His sketch of the doctrine of union with Christ is clear and concise:

Doubtless they are united to him,

1. In the eternal decree of God, which, however, includes nothing, except that their actual union shall take place; as was already demonstrated.

II. By an union of eternal consent, wherein Christ was constituted by the Father the head of all those who were to be saved, and that he should represent their persons; hence it was, that Christ obeying the commandment of the Father, and suffering for them, they are reckoned in the judgment of God to have obeyed and suffered in him. All these things, however, do not hinder, but that considered in themselves, before their regeneration, they are far from God and Christ, according to that their present state.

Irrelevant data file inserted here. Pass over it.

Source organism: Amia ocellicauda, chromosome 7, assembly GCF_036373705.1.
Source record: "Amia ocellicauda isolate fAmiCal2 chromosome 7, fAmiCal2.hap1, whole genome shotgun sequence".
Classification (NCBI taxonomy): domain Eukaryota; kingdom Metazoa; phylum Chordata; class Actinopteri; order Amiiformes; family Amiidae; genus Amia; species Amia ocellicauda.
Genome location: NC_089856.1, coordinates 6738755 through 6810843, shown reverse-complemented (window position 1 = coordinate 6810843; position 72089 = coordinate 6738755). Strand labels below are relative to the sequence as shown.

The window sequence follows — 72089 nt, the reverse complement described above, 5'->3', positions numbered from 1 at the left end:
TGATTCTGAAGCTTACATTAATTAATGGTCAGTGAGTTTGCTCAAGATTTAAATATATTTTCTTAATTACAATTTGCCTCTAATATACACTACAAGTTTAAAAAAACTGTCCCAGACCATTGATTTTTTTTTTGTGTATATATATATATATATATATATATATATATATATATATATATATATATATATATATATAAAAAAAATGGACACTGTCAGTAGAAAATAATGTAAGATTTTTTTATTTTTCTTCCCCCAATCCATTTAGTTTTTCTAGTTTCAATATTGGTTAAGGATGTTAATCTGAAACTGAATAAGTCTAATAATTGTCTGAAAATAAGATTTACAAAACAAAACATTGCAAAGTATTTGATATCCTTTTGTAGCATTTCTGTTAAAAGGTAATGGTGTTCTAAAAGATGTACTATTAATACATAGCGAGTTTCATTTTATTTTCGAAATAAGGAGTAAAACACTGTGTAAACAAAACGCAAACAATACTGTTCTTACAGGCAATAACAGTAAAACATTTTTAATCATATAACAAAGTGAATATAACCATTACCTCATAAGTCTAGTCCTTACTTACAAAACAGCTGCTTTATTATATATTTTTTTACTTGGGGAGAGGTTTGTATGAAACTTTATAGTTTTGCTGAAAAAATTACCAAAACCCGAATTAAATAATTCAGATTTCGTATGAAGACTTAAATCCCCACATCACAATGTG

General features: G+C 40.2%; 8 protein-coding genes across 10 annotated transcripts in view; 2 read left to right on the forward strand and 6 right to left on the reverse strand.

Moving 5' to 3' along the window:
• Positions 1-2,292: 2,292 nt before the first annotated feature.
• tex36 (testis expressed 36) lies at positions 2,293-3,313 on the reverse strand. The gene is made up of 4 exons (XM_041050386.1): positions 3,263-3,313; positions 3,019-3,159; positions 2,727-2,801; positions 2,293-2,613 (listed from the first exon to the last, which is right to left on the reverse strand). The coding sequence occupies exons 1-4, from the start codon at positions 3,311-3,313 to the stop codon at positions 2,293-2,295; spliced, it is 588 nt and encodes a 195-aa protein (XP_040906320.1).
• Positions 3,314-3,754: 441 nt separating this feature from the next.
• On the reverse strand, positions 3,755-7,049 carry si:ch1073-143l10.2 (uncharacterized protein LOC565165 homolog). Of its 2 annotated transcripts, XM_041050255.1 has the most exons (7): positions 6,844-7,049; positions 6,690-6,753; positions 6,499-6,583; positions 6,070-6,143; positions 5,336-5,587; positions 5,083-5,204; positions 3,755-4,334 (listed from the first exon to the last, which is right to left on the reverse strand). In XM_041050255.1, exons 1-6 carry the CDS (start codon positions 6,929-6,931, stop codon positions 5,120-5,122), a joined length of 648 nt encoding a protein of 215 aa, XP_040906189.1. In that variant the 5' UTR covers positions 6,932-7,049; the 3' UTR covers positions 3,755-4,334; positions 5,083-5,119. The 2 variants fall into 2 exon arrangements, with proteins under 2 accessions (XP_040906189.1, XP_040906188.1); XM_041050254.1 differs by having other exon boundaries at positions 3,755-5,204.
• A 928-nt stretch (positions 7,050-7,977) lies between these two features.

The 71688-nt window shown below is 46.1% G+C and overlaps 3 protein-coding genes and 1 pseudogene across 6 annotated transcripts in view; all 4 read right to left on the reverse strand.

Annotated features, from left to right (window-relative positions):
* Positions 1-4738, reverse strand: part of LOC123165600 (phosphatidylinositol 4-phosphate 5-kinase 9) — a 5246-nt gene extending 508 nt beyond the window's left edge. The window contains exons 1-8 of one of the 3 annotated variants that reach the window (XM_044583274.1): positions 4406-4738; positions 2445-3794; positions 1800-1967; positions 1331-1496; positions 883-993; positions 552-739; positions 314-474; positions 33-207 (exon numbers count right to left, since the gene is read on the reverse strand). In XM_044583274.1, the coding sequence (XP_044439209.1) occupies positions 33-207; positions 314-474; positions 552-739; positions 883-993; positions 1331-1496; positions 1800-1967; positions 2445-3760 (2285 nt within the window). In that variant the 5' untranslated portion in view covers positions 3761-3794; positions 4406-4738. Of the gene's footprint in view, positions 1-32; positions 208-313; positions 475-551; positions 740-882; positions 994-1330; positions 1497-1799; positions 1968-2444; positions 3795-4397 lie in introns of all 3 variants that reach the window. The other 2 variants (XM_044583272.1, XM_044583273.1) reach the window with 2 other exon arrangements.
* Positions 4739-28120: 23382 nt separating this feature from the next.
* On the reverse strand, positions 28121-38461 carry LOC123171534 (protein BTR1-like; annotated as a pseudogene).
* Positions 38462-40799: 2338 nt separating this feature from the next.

III. By a true and a real union, (but which is only passive on their part,) they are united to Christ when his Spirit first takes possession of them, and infuses into them a principle of new life: the beginning of which life can be from nothing else but from union with the Spirit of Christ; who is to the soul, but in a far more excellent manner, in respect of spiritual life, what the soul is to the body in respect of animal and human life. As therefore the union of soul and body is in order of nature prior to the life of man; so also the union of the Spirit of Christ and the soul is prior to the life of a Christian. Further, since faith is an act flowing from the principle of spiritual life, it is plain, that in a sound sense, it may be said, an elect person is truly and really united to Christ before actual faith.